Some people in my family were killed more than ten years ago by a tornado in Alabama, and some survived. Those who died, died bad, and the repercussions resonated through three families and several generations of those families. That tragedy will continue to have consequences for the direct and indirect survivors well beyond my experience, and the particular, personal details of that story are not mine to tell. Cathartic as it might be for me, I don’t believe you get to own everything you encounter.
There are some things I can talk about. Growing up in the south gives you a fascination with tornadoes. They are evil in intent and mythic in scale, fickle beasts, revered and feared in an almost spiritual way. As kids, before you really know the destruction they cause, and if you are lucky enough to never really live through one, tornado warnings are exciting. We would huddle in the hallways in school, not-so-secretly thrilled about the electric suspense we imagined in the air. In almost all cases nothing came of it. A lot of time, resources, and attention are spent warning people in the south about severe weather in general and tornadoes in particular. Watching weather reports, interpreting weather radar — these are regional obsessions when a storm is lurking.
In that storm a decade ago, I was in Birmingham while it passed north. I remember looking out my window in that direction at the line of clouds in the distance, and even though I couldn’t see any funnels, there was a distinctive, disturbing characteristic of colossally severe weather: purple clouds. Not just some kind of very dark blue, but incandescent purple. Electric.
After, I went out with family and friends to deal with some of the damage, in a rural area. That tornado was a jumper. Unlike the massive, linear tornado that devastated Tuscaloosa, this tornado was erratic, changing direction and lifting back up into the sky, and coming down again like a hammer. It would tear through a stretch of woods or along a road, then jump, and re-descend a couple miles away.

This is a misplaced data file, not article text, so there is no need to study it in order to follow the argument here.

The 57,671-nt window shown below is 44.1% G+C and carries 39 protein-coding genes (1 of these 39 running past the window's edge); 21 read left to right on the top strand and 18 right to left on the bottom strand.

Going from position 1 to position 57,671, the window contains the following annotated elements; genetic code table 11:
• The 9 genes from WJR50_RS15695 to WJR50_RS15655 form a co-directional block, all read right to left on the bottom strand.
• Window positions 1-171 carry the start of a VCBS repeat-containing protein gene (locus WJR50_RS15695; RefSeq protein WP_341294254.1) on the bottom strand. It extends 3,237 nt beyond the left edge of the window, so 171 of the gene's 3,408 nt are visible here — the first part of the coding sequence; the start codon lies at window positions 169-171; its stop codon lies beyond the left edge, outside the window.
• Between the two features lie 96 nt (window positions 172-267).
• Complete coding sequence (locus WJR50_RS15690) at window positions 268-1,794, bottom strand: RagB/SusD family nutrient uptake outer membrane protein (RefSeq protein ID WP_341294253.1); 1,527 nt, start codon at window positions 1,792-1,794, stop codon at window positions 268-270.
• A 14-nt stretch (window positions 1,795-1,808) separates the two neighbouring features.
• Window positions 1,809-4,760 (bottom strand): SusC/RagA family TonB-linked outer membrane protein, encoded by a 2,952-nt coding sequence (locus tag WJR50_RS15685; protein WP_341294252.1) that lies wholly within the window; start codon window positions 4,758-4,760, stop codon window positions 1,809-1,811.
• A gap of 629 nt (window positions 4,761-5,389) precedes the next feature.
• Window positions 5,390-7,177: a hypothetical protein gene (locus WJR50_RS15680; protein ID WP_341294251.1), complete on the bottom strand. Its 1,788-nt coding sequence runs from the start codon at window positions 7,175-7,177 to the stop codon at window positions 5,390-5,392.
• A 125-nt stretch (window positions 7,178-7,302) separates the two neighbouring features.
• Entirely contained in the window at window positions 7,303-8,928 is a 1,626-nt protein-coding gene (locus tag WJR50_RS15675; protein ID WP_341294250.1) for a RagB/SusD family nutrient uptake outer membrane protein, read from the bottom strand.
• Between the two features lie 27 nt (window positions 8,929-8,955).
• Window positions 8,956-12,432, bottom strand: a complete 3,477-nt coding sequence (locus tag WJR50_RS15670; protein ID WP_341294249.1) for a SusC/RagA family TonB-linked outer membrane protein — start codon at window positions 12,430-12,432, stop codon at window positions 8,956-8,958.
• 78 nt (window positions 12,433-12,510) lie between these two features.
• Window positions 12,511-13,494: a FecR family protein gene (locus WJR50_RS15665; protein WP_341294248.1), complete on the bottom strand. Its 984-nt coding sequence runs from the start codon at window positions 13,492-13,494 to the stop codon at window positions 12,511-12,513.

I’m not sure that mattered much when it came to people escaping. Many had no idea a storm was coming. For some who did, it made no difference. One report I remember from the aftermath news came from a man in a very small town that was mostly erased by the tornado. He told the paper how his neighbor, an elderly man living alone, was always paranoid about tornadoes. The old man was partly disabled, so the neighbor would check on him whenever there was a storm. He did this as the tornado approached the town; the old man was terrified, inconsolable. When it became obvious that a real tornado was coming, the neighbor realized he had to get back to his house to see to his own family. He tried to bring the old man, but he wouldn’t come. Finally the neighbor got the old man into a closet for some protection. Even though he wouldn’t leave, the old man pleaded with the neighbor to stay. But the neighbor had to go. The tornado came and spared the neighbor’s house, but the old man’s was reduced to kindling, scraped down to the bare foundations. The old man was dead. The thing that frightened him most in the world had killed him.
Tornado winds are strong beyond anything we imagine air to be capable of. The Fujita Scale (and the newer Enhanced Fujita Scale) are levels that at first glance are based on increasing wind speed. But that’s just a guess — a symptom. The Fujita Scale is a scale of damage, a measure of destruction after the fact, with the wind speed just what we imagine might have done the destroying. Tornadoes at the F4 level and up are strong enough to peel pavement off highways. But it’s almost academic trying to classify tornadoes after a certain point, because the destruction is so total that it’s very hard to tell if, say, that car was just flipped over and crushed, or flipped over and thrown into a building, then thrown somewhere else. Try filling up a garbage bag with wineglasses and throwing it across the room, then dumping them out. Would someone who saw the broken glasses know if they’d been thrown, or just dropped on the floor? Or stepped on?
At those high levels of strength, you may not survive a tornado even if you’re not picked up or crushed, because everything becomes a bullet. The cliche of straws being punched through trees is not a joke. The winds drive walls of shrapnel as deadly as any IED. When I was cleaning up after that tornado, I saw a half-smashed cinderblock building with lots of irregular, broken bricks along one face. But they weren’t bricks — they were car batteries embedded in the wall.
It’s hard to wrap your head around storms like this because there is so little we can do about them. There is no such thing as a tornado-proof building, at least not aboveground. I think that’s why tornadoes are so strong and scary, psychologically. We’ve learned all we’re ever going to learn about surviving them. And for those who don’t survive, it wasn’t enough and never will be.